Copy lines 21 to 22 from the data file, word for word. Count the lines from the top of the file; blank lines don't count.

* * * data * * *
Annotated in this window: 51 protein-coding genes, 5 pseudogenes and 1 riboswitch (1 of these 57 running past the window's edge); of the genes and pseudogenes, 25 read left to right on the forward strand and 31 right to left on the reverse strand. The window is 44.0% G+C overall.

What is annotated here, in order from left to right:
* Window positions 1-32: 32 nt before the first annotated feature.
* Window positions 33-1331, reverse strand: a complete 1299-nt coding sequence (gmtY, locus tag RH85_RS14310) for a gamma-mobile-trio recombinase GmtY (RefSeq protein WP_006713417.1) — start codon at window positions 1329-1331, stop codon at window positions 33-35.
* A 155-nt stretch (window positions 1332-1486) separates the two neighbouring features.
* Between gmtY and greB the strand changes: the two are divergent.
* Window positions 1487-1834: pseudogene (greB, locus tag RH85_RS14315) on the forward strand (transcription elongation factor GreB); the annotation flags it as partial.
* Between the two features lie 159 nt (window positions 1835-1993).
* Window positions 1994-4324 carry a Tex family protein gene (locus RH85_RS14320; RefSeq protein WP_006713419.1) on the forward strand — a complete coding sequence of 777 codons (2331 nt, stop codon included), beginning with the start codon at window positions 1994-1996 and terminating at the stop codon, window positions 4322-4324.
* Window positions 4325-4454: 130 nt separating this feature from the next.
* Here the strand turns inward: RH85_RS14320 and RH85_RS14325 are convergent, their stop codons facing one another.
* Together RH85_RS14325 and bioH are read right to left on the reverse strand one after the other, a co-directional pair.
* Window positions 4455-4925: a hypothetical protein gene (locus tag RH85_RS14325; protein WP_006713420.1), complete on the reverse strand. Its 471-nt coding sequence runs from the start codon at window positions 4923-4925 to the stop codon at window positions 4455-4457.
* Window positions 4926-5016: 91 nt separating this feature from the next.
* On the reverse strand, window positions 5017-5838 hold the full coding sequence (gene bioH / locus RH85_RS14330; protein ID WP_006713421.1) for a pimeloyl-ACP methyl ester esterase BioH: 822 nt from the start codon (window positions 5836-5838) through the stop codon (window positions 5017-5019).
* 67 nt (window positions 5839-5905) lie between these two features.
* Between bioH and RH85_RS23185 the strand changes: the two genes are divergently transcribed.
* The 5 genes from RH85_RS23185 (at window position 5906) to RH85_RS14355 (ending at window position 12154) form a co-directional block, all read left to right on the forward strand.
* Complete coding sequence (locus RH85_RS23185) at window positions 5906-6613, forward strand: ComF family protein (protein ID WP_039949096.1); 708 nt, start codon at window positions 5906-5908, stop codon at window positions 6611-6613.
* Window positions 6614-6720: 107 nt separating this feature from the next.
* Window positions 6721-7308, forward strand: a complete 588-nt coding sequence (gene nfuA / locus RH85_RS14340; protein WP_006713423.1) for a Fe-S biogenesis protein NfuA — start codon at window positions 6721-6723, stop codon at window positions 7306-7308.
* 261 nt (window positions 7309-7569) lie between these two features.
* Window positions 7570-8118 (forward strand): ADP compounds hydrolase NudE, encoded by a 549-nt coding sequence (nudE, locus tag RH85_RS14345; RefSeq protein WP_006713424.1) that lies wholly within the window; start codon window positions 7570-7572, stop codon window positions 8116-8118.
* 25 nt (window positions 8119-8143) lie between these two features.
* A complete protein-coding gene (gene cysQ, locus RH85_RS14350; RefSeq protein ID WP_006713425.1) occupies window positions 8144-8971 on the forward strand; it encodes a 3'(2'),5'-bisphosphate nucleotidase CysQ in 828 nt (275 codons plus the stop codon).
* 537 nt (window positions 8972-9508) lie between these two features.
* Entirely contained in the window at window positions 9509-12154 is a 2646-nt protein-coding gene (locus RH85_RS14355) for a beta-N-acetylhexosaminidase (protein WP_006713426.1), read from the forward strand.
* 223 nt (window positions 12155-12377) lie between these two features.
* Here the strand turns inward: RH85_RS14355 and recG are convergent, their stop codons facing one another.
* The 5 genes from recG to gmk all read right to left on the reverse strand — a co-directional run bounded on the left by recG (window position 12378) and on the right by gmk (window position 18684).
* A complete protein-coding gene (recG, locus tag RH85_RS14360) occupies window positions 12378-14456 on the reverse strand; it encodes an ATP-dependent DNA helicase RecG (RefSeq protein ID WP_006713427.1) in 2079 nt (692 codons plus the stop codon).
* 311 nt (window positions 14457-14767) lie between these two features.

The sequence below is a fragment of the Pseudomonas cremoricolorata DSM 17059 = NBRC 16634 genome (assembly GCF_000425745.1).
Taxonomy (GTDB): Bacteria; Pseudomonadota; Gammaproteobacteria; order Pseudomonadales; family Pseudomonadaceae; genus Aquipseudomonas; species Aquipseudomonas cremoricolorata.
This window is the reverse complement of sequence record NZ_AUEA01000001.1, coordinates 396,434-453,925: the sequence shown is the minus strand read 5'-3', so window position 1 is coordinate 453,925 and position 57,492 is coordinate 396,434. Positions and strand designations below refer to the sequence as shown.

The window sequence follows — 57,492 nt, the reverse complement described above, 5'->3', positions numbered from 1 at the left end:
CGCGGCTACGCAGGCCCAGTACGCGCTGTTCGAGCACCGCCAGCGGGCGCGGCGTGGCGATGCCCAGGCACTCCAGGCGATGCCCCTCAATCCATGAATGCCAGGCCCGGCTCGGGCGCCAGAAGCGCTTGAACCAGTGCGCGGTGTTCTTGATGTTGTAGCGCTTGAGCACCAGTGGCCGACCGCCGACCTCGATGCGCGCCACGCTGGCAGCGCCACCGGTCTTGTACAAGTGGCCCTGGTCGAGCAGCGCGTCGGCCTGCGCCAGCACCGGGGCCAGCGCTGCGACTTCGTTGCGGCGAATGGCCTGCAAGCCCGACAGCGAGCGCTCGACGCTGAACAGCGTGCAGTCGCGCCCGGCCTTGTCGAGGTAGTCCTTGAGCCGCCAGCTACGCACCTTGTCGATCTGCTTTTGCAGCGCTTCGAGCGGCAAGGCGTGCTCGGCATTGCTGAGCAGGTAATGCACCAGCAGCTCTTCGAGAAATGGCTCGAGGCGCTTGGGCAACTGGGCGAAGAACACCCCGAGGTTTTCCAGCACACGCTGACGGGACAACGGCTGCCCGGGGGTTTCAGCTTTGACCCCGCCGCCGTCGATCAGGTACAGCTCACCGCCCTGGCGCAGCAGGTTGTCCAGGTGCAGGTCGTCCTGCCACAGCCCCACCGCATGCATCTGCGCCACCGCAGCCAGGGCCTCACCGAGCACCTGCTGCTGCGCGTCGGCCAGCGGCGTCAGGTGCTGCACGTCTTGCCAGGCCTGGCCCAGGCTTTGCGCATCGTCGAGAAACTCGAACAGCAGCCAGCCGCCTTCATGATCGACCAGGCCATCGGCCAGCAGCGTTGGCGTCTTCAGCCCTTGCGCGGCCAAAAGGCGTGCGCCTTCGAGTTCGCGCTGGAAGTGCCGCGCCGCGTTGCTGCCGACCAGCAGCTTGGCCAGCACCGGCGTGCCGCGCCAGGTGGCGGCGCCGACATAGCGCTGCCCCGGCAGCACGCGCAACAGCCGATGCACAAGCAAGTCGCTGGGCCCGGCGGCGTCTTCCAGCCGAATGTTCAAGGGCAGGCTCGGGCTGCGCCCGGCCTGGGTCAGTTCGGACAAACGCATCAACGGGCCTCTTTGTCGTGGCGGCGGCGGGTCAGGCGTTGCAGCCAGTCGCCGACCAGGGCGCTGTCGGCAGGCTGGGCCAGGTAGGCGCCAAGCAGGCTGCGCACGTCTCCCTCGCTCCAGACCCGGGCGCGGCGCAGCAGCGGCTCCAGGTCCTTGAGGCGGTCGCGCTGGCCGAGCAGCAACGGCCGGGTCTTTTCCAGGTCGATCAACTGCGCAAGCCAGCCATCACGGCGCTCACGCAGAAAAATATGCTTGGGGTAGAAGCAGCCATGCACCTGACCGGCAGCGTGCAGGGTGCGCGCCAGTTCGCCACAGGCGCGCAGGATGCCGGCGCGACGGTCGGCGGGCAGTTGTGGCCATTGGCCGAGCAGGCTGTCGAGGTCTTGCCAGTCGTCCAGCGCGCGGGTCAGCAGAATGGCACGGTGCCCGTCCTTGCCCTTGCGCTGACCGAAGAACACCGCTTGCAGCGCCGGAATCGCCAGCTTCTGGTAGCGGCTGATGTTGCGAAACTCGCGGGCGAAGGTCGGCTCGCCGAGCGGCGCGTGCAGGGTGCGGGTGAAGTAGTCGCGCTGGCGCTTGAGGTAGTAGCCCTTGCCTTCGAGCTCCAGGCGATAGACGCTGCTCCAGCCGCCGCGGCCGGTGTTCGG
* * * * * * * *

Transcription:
* Window positions 6721-7308, forward strand: a complete 588-nt coding sequence (gene nfuA / locus RH85_RS14340; protein WP_006713423.1) for a Fe-S biogenesis protein NfuA — start codon at window positions 6721-6723, stop codon at window positions 7306-7308.
* 261 nt (window positions 7309-7569) lie between these two features.